A guide to major hydropower dams of the Columbia River Basin

A map of Columbia and Snake River dams and fish protection facilities

Choose a dam or see all dams:

Hydroelectricity in the Columbia River Basin

Not long after Northwest pioneers established the first cities in the region, they began to capture the power of falling water to make electricity for their homes and industries.

They were the first to tap the great hydroelectric potential of the Columbia River Basin, a region that includes parts of Washington, Oregon, Idaho, Montana, Wyoming, Utah, Nevada, and British Columbia. It is an area considerably larger than the country of France.

Today, the Northwest relies on hydropower for about two-thirds of its electricity, and 40 percent of all U.S. hydropower comes from the Columbia system.

    photo: willamette falls power station
Willamette Falls Power Station, 1889
Oregon Historical Society photograph
(click to enlarge)
 

The T.W. Sullivan Dam at Willamette Falls in Oregon City was the first hydroelectric dam in the lower Columbia Basin. It was built in 1888, 37 years after the founding of Portland.

Washington Water Power Company built the Monroe Street Dam on the Spokane River in downtown Spokane in 1896, just 15 years after the city of Spokane Falls was platted and seven years after fire destroyed 32 blocks of the downtown business district. In Spokane, as elsewhere in the Northwest, hydroelectric power and progress were linked.

The city of Idaho Falls built the first hydroelectric dam on the Snake River in 1904. The nearby Minidoka Dam, a federal project, followed in 1906. Development of other dams in the Columbia and Snake basins proceeded at a rather slow pace during the early 1900s.

Hydroelectric development in the basin really began in earnest in the 1930s with the damming of the mainstem of the Columbia and Snake rivers. The first, in 1933, was Rock Island Dam near Wenatchee. Bonneville Dam followed in 1938. Construction of dams on the Columbia and Snake rivers continued into the 1970s, with most of the development occurring between 1950 and 1970.

Today there are 56 dams built exclusively for hydropower in the Columbia River Basin, and hydropower now supplies roughly 50 percent of the electricity used in the Northwest. 74 percent of the power generating capacity in the Columbia River basin is hydropower, 38,670 megawatts of the 52,357 megawatts total. The mainstem of the Snake River not only has more dams than any other tributary in the Columbia Basin, it has the largest dams of any tributary in the basin.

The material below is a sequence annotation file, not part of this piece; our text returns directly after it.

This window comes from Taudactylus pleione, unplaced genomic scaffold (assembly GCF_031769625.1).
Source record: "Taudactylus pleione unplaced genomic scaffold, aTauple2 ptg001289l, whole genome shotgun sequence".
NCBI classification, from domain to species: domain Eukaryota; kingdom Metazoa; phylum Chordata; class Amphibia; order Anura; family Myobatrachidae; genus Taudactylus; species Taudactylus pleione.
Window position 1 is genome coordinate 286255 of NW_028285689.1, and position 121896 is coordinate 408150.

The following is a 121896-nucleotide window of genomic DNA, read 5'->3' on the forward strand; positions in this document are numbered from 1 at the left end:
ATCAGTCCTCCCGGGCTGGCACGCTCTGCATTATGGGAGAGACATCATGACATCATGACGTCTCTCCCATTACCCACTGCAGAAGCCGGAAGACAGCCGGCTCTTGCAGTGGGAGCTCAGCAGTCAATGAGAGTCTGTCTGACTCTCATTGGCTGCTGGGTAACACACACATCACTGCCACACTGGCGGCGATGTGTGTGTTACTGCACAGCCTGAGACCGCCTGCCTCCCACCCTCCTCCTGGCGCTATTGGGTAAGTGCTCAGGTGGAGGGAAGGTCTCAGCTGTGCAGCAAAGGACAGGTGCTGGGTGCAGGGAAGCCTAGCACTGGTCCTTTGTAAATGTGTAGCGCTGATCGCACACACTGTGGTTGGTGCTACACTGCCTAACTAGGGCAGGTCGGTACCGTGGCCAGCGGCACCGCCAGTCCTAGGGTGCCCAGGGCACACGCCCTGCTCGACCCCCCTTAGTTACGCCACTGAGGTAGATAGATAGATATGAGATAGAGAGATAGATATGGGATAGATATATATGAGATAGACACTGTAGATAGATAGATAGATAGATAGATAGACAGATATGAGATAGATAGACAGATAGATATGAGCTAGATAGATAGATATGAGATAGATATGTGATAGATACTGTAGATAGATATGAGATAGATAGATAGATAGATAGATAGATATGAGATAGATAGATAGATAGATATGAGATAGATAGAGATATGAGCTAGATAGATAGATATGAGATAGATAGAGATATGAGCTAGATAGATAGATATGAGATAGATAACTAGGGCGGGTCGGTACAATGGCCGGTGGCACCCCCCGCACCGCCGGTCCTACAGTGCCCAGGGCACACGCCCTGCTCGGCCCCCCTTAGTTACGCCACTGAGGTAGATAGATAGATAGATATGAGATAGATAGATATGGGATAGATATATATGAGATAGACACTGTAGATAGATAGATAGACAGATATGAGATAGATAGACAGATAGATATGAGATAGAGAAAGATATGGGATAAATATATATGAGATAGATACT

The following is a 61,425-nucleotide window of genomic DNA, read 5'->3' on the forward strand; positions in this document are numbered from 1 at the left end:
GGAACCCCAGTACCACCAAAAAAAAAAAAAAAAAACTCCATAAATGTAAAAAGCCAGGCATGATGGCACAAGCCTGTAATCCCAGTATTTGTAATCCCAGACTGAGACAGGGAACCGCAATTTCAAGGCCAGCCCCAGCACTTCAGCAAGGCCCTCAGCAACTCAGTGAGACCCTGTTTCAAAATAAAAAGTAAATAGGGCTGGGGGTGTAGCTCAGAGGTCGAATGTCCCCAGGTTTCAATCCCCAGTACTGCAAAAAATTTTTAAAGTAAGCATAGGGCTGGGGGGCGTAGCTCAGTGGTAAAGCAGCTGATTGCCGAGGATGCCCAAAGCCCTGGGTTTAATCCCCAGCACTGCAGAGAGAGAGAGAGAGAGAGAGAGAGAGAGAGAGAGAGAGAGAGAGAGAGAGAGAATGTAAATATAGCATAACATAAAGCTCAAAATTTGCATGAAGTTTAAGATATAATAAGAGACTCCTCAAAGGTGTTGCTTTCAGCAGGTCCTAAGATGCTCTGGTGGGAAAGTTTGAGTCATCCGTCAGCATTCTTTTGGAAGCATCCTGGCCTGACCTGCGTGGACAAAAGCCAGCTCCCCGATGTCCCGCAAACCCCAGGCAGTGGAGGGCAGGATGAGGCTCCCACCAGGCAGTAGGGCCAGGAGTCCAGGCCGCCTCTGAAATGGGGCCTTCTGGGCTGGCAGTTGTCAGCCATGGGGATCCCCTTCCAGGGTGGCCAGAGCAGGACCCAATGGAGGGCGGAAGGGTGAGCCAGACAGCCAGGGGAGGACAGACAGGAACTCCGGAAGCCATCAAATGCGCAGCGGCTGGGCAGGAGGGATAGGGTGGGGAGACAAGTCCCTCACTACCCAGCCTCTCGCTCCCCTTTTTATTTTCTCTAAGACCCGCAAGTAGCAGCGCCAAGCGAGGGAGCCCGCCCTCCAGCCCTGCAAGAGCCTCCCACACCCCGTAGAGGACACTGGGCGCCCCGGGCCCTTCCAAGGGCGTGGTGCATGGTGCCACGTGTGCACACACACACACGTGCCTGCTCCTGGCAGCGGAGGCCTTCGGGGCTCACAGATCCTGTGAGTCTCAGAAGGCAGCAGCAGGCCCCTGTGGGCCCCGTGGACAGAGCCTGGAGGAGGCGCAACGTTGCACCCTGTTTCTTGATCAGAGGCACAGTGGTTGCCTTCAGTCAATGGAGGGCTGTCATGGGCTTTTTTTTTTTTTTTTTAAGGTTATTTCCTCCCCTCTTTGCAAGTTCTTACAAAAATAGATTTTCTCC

In addition to the 56 hydropower dams, there are 77 multiple purpose projects in the basin that include hydropower production. Other benefits provided by many of the dams include navigation for large barges; irrigation to farms in drier areas; launching areas for recreational activities; and flood control.

While the dams brought tremendous advantages, they also posed problems to the region. They are obvious physical barriers to the salmon and steelhead that hatch in the tributaries and migrate through the mainstem Snake and Columbia to the ocean as juveniles, and back home to spawn as adults.

In 1982, at the behest of Congress, the Northwest Power and Conservation Council adopted the Columbia River Basin Fish and Wildlife Program. It is designed to reverse some of the damage to fish and wildlife caused by hydropower and to increase protection in the future.

The Council’s program calls for permanent solutions to improve fish survival at dams, such as screens and bypass systems to channel juvenile fish migrating downstream away from the dams’ turbines, surface bypass systems, and spill for fish passage. 
Fish spill and/or bypass systems are in place at all dams downstream of Chief Joseph Dam on the Columbia and Hells Canyon Dam on the Snake. Those two dams do not have fish passage facilities.

The map identifies the United States dams along the mainstem of the Columbia and Snake rivers. In addition to historical information, the map describes the dams and the types of fish protection facilities, including those for downstream and upstream fish passage.

Related: